(Bloomberg) -- Not many billion-dollar companies would be willing to circumvent U.S. sanctions for their business partner, but then few people are as powerful as Dan Gertler in the Democratic Republic of Congo.
Gertler scored a victory when Glencore said on Friday that it would evade U.S. sanctions to keep paying him royalties from copper and cobalt mines. It’s a rare, possibly unprecedented, arrangement for a global corporation and speaks to Gertler’s power over Glencore, which has bet its future on Congo’s mining riches.
Gertler, who’s been friends for two decades with Congolese President Joseph Kabila, was shut out of the American financial system in December, when the U.S. government accused him of corrupt mining and oil deals. Yet his companies still control Congo’s most lucrative oil concessions and his relationships with the country’s political and business elite run deep.
"Glencore seems more afraid of Gertler’s striking power in Congo’s courts than of U.S. sanction," said Elisabeth Caesens, a Congo expert and director of Brussels-based Resource Matters. “Time will tell if this is the right bet, it’s arguably not the most ethical one.”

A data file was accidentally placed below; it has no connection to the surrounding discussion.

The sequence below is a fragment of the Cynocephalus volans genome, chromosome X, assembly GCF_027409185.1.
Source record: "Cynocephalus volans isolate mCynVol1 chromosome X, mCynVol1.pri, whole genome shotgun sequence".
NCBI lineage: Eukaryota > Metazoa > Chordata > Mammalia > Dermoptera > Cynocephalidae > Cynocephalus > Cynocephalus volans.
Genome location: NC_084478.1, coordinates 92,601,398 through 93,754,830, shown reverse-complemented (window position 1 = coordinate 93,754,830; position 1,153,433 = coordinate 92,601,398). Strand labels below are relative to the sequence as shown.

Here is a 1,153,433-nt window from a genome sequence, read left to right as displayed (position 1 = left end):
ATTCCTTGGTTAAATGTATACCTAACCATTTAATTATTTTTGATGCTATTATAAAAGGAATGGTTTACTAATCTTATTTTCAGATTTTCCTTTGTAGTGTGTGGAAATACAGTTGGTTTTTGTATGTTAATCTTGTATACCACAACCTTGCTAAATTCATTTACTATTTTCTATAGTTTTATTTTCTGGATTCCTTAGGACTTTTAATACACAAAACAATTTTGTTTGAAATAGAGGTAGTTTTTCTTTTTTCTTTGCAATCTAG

Glencore will resume payments to Gertler, without public approval from U.S. authorities, as a last resort to avoid seizure of its assets. A spokesman said Glencore discussed the matter with U.S. and Swiss authorities. The payments will be made in euros through a non-U.S. financial institution.
Gertler, who arrived in Congo as a young diamond merchant in 1997, had been on the U.S. government’s radar since he was implicated in a sprawling bribery scandal involving one of Wall Street’s biggest hedge funds. More recently, America’s relationship with Kabila deteriorated as the president continued to delay elections. In December, the U.S. accused Gertler of using corrupt mining deals to enrich his long-time friend. Gertler had denied any wrongdoing.
Six months on, Gertler’s power in Congo appears unchecked, with the billionaire still shuttling by private jet most weeks from his home in Tel Aviv to the Congolese capital Kinshasa.
Glencore, a longtime partner of Gertler’s in Congo, cut ties with the tycoon in December after the sanctions were announced. While the mining and trading company bought Gertler’s share in their two joint-venture mines last February, it was still required to pay royalties he acquired from Gecamines in earlier deals.
Since then, the company’s troubles in Congo have rapidly intensified. The government passed a new mining code that hiked taxes and Glencore’s partner in the country, state-owned Gecamines, sought to dissolve their joint-venture. Other historic legal problems reappeared.
In April, Gertler won a Congo court ruling to seize almost $3 billion of Glencore’s assets that could have seen the Israeli take control the company’s mines in the country. Paying Gertler is the only way to keep hold of the assets, Glencore said in a statement Friday.
"Despite the sanctions, Gertler clearly remains a powerful fixer in the Congo," said Ben Davis, an analyst at Liberum. "A gatekeeper to the country’s cobalt riches."
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